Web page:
This healthy sheet pan dinner of fajita salmon and veggies is an easy and delicious weekday meal. Top with cilantro and guacamole for an extra boost of nutrients.
It’s tough to keep weeknight dinners fresh and interesting. If you find yourself eating the same foods week after week, spice things up with this healthy sheet pan dinner of fajita salmon and veggies. This recipe requires minimal cleanup and cooking experience, and makes great leftovers for the next day.
The best part…it only takes 20 minutes to prep and cook, making it the perfect healthy and quick meal.
We’ve written about omega-3 fats a lot on the blog, and salmon is by far our favorite way to get these essential fats.
At Culina Health, we get a ton of questions about wild-caught versus farmed salmon. While we think the verdict is still out on this one, wild salmon generally does have a better nutrition profile than farmed salmon. Wild salmon is higher in minerals like calcium and zinc, has a better omega-3 to omega-6 ratio, and is lower in toxins like PCBs and dioxins compared to farmed salmon (1, 2).
However, sustainably farmed salmon has the potential for safeguarding the world’s salmon population and the animal species that depend on it for survival. Bottom line, if you are going to choose farmed salmon, make sure it comes from a trustworthy farm that practices sustainable fishery and feeds their fish seaweed and not corn.
Want to learn more about the nutrition benefits of salmon and the other superfoods in this recipe? Check the nutrition facts below!
Healthy Sheet Pan Dinner Nutrition Facts
Wild-caught salmon is great source of omega-3 fatty acids, B12, vitamin D and selenium. This high quality protein has all of the essential amino acids and has been well researched for many health benefits, including cardiovascular benefits, improved mood and cognition, eye health, and anti-cancer benefits (3, 4, 5, 6).
Additionally, omega-3 fatty acids fight inflammation in the body and support cell, nervous system, and brain function.
Recommended Reading: Can Omega-3 Fatty Acids Help Your Depression?
Cilantro, also known as coriander, is powerful herb that has anti-bacterial/parasitic, antioxidant, and chelation effects.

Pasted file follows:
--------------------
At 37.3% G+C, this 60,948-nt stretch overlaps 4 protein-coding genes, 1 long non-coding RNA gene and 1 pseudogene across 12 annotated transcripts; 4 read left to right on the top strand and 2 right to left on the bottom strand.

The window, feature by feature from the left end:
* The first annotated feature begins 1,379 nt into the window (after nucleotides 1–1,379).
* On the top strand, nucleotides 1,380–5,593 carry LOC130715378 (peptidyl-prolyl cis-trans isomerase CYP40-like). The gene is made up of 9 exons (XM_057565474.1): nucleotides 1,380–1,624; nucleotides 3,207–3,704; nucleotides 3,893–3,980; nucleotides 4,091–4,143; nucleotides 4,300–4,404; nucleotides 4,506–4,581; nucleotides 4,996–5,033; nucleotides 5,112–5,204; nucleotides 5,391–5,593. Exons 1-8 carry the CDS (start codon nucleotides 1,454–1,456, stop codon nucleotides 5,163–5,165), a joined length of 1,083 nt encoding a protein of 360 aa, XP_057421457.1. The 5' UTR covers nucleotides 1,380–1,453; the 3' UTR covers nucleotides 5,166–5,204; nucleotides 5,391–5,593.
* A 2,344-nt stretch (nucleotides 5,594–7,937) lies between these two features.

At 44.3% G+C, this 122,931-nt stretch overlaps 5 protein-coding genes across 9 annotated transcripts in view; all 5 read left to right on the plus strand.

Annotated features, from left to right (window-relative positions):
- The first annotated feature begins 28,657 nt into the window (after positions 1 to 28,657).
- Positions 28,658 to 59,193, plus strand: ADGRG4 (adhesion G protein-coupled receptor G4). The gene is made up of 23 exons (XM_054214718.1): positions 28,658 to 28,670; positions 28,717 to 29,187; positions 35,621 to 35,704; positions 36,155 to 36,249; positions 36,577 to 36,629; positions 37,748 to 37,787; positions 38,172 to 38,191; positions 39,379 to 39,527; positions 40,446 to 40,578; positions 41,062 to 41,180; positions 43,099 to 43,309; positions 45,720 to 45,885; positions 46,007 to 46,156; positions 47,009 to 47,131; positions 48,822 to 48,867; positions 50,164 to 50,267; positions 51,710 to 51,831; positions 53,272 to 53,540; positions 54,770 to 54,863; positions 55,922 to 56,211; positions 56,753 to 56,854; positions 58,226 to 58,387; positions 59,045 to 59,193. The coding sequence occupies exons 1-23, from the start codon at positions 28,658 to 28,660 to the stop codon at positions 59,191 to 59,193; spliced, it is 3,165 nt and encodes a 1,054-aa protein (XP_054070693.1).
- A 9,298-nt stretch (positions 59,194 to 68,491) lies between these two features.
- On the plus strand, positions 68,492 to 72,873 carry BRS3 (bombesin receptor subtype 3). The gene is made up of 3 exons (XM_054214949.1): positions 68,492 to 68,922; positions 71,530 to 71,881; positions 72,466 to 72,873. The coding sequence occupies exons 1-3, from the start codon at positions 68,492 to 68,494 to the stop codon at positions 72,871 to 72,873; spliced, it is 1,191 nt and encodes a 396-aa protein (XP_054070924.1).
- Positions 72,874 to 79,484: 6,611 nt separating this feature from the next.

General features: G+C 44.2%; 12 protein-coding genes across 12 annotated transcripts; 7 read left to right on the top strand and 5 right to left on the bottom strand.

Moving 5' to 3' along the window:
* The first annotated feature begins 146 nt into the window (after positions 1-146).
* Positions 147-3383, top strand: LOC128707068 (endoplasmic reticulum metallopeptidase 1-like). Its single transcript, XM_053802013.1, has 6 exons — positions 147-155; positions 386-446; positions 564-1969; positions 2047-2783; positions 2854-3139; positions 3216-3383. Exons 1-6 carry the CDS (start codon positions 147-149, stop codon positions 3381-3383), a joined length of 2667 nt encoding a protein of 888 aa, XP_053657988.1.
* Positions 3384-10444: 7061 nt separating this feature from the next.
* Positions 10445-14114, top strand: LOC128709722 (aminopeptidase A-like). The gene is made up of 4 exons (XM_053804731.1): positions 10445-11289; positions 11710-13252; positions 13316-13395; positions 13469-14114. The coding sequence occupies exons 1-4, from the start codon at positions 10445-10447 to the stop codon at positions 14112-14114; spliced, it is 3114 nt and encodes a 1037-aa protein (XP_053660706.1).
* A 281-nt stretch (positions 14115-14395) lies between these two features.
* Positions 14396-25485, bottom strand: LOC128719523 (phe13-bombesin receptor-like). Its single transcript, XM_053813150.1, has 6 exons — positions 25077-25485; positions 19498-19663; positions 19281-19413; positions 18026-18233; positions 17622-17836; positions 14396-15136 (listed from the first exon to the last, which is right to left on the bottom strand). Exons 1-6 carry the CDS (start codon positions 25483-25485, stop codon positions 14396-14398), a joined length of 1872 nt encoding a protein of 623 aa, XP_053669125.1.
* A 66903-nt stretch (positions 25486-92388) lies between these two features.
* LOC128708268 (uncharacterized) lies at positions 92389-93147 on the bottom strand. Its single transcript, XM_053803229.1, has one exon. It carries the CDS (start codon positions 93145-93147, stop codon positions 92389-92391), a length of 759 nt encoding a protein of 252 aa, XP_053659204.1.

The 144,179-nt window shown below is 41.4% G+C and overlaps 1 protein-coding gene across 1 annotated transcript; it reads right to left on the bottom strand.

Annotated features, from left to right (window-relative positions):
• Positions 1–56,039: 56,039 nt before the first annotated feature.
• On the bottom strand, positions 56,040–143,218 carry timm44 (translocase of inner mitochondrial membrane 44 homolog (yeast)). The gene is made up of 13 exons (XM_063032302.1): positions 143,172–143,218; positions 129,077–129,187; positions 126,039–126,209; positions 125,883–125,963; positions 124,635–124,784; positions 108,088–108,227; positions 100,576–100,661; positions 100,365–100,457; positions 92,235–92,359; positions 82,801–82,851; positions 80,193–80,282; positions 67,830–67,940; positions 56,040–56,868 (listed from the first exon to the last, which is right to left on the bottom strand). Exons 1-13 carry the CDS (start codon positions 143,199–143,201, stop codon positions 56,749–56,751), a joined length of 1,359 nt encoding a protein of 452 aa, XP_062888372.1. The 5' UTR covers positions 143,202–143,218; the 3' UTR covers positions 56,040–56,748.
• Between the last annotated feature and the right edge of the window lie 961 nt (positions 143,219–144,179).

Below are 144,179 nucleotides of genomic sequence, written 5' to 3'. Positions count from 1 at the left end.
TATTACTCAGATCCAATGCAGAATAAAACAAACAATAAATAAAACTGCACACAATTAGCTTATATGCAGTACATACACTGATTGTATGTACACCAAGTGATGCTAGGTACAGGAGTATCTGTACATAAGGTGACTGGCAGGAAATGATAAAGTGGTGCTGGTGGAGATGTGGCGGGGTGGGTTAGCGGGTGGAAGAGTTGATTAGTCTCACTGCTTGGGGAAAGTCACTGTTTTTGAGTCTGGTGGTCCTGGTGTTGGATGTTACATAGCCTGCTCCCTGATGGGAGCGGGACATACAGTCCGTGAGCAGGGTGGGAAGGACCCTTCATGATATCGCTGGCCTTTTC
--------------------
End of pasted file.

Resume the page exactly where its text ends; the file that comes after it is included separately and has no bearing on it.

Studies have found that cilantro has the ability to remove mercury, lead, and aluminum from body tissues, supporting the body’s detoxification system (7). It also contains anti-inflammatory compounds like carotenoids and lutein, and has been found to lower anxiety in animal studies (8).
Avocados are an amazing source of monounsaturated fats, fiber, vitamin K, and B5 (pantothenic acid). The monounsaturated fats in avocados are well-researched for their heart health benefits. Additionally, they’ve been found to protect against cancer and insulin resistance (9, 10, 11).
Turkey White Bean and Pumpkin Chili
- 2 tbsp vegetable oil
- 1 cup chopped onion
- 1 cup 1 c chopped bell pepper (any color)
- 3 cloves minced garlic
- 1 lb ground turkey
- 1 14.5 oz can diced tomatoes
- 1 14.5 oz can pumpkin puree
- `1 14.5 oz can white cannellini beans
- 1.5 tbsp chili powder (try a combination, I like Spicy Mexican and Chipotle)
- 1 tsp cumin
- .5 tsp ground black pepper
- Salt to taste
- .5 cup shredded cheese
- .5 cup sour cream or plain Greek yogurt
- .25 tsp cayenne pepper
- 1 minced jalapeno
- Heat 1 tbsp oil in a medium sized pot over medium heat, and saute the onion, bell pepper, and jalapeno until tender.
- Throw in minced garlic and cook for one minute. Empty pot and set the mixture aside.
- Heat 1 tbsp oil in same pot. Stir in the turkey, and cook until evenly brown. Drain.
- Return both the onion/pepper mixture, and the turkey to pot and mix in tomatoes, pumpkin, and beans.
- Season with chili powder, cumin,pepper, and salt, and cayenne if using.
- Reduce heat to low, cover, and simmer 20 minutes.
- Serve topped with shredded cheese and plain Greek yogurt.
- You can store leftovers in the fridge in an airtight container for up to 5 days.
- For meal prep, simply double the recipe to give you four servings!
- You can bulk up the meal by adding this all on top of cauliflower rice, wild rice, or quinoa.